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Details of Grant 

EPSRC Reference: EP/J016381/2
Title: Thermal and Reactive Flow Simulation on High-End Computers
Principal Investigator: Luo, Professor KH
Other Investigators:
Hu, Dr Z Sandham, Professor ND
Researcher Co-Investigators:
Project Partners:
Department: Mechanical Engineering
Organisation: UCL
Scheme: Standard Research
Starts: 31 January 2014 Ends: 30 September 2016 Value (£): 49,517
EPSRC Research Topic Classifications:
Combustion
EPSRC Industrial Sector Classifications:
Manufacturing Aerospace, Defence and Marine
Transport Systems and Vehicles Energy
Related Grants:
Panel History:  
Summary on Grant Application Form
Thermal and reactive flows are cross-cutting fundamental disciplines that have found applications in technologies such as aerospace engineering, combustion engines for power generation and propulsion, geothermal energy, solar thermal energy, bioenergy, nanotechnology, chemical engineering and climate science, etc. Research in the field is a prime example where high-end computing (HEC) can have a crucial impact, as the reliability and accuracy of numerical prediction and diagnosis of thermal and reactive flows are directly linked to the computational grid resolution and the size of the time steps. The reason lies with the extremely wide range of time and length scales present in thermal and reactive flows, which are typically turbulent as well. There are 9 to 12 orders of magnitude change between the smallest and the largest length and time scales present in thermal and reactive flows of technical relevance, which should ideally be resolved by experimental measurement or numerical simulation. To study such complex phenomena by experiment alone would be prohibitively expensive and laborious if possible at all. Numerical simulation, on the other hand, offers non-intrusive, virtual "measurement" of all relevant quantities at desired resolution and accuracy, provided sufficient computing power is available. Over the past two decades, the world has first seen gigaflops supercomputers, then teraflops and more recently petaflops machines. The pace of development towards exa-scale HEC platforms has recently quickened. Only last autumn, Tianhe-1A caused a stir by reaching 2.566 petaflops maximum sustained calculation speed, but six months later the K computer achieved an astonishing 8.162 petaflops. At least two HEC machines with 20 petaflops are being built in the world and expected to enter service next year (http://www.top500.org/). The problem is that advance in supercomputing hardware and software, impressive as it appears, has barely kept pace with the research needs. Therefore, frontier research in computational thermal and reactive flows tends to be strongly associated with making use of the latest HEC available.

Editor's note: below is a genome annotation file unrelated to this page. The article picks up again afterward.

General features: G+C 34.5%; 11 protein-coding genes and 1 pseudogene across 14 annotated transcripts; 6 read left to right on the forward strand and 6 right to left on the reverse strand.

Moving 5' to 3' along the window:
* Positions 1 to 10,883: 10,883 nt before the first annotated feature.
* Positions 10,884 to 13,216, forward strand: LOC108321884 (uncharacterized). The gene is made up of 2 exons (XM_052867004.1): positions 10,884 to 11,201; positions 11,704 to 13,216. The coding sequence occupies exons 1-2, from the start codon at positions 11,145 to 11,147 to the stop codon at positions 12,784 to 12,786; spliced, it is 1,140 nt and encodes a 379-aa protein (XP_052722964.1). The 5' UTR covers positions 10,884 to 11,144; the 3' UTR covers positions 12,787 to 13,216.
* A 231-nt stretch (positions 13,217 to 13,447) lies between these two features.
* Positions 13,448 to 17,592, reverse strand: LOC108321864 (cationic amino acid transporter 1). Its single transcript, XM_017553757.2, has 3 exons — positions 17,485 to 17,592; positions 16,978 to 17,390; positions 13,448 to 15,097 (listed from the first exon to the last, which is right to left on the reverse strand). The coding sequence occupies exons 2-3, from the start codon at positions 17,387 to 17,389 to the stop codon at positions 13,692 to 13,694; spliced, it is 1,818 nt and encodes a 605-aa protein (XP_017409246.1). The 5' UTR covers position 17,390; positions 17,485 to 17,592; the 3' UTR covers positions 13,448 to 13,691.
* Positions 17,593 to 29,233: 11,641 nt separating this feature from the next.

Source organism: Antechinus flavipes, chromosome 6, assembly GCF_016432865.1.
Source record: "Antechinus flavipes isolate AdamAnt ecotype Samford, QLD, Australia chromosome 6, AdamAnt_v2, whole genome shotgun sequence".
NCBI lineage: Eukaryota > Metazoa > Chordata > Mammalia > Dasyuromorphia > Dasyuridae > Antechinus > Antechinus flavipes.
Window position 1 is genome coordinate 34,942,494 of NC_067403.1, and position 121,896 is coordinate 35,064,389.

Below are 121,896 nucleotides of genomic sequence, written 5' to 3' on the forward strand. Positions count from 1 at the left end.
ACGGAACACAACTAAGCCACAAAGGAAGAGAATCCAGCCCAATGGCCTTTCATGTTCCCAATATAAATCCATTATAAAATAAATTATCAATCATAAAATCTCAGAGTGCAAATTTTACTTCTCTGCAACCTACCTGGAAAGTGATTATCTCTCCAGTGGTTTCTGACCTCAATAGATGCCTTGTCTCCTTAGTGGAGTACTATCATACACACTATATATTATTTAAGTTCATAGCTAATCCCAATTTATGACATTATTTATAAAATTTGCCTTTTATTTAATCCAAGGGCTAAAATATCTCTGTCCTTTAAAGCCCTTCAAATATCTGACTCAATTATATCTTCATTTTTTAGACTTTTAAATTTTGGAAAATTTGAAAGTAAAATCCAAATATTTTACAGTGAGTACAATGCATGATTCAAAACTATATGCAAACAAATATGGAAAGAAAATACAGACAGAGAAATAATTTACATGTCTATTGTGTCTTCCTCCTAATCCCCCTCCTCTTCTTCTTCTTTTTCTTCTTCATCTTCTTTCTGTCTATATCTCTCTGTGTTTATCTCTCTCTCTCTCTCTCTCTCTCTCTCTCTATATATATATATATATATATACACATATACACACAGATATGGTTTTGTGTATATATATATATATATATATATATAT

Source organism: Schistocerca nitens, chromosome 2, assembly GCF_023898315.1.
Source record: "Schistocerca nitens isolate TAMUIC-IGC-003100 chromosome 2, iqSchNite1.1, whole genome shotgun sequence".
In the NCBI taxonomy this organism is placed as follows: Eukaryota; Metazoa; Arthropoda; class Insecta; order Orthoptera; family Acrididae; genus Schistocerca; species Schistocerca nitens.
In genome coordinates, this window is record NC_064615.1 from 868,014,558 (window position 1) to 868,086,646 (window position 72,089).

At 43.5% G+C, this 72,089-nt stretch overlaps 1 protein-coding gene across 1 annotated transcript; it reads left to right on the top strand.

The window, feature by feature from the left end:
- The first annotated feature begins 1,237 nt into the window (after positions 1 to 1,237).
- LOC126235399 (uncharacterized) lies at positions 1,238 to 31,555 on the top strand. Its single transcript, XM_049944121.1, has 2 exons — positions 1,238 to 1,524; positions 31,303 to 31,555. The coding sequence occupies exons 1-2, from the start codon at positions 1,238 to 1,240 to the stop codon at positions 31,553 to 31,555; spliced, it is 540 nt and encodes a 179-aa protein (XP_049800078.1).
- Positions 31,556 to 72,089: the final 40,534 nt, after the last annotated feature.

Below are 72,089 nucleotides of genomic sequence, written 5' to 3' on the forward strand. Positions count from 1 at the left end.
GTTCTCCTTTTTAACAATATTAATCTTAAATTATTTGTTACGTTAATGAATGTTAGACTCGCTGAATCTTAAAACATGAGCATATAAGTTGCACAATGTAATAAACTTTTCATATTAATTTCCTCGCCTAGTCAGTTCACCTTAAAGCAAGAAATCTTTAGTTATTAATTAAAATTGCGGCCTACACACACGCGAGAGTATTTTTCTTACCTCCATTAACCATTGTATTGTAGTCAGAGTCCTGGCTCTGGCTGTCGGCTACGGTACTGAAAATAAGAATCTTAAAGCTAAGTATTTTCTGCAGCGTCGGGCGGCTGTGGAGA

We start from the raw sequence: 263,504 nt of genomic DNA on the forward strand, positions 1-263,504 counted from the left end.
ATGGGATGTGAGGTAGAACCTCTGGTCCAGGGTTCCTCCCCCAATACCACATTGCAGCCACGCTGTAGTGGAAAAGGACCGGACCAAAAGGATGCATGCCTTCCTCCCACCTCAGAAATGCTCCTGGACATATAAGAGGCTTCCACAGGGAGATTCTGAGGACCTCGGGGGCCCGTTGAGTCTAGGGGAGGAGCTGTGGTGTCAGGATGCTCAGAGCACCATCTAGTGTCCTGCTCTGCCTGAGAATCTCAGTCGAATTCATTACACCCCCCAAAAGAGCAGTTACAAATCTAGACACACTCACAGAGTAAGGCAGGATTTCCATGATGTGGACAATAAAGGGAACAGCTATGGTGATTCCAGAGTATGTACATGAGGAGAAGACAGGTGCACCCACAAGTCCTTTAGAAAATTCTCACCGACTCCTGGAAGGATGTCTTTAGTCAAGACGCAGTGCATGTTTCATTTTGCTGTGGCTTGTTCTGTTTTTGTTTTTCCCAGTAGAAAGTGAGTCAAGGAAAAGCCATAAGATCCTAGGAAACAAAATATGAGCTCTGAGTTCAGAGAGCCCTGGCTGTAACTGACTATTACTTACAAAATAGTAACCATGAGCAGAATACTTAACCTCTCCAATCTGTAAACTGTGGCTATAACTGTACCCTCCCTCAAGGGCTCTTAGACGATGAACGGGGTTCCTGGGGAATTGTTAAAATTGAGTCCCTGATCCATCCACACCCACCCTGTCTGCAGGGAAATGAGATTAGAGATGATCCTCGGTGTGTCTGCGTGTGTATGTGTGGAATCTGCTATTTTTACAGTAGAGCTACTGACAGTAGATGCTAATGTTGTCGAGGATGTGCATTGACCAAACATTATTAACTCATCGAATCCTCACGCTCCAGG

We believe that HEC is a key enabler of cutting-edge research in thermal and reactive flow flows. The main purpose of this application is to secure HEC resources on HECToR and its successors to support funded research projects in the field. These include: (a) K H Luo (P.I.), EPSRC grant No. EP/I016570/1 (09/2011 - 08/2014), "Tackling Combustion Instability in Low-Emission Energy Systems: Mathematical Modelling. Numerical Simulations and Control Algorithms"; (b) K H Luo (P.I.) and R W Eason, EPSRC grant No. EP/I012605/1 (05/2011 - 05/2014), "Laser-Induced Forward Transfer Nano-Printing Process - Multiscale Modelling, Experimental Validation and Optimization"; and (c) N D Sandham (P.I.), on-going LAPCAT II EU/FP7, "Long-term advanced propulsion concepets and technologies". In addition, the widely used SBLI code first developed by the applicants will be extended to incorporate capabilities for reactive flow simulation. By making use of the world-class computing facility HECToR, the above projects will fulfil the objectives of producing significant, world-leading research results. Examples of world-first simulations will include: (a) largest direct numerical simulation of a turbulent premixed flame interacting with acoustic waves (b) lattice Boltzmann simulation of the complete Laser-Induced Forward Transfer (LIFT) process; and (c) large-eddy simulation of a complete nose-to-tail scramjet engine. These projects are of direct interest to large research communities in aerospace engineering, combustion, nanotechnology, high-performance computing and so on, and will involve a dozen UK and EU companies, which will ensure wide and timely dissemination of research results.
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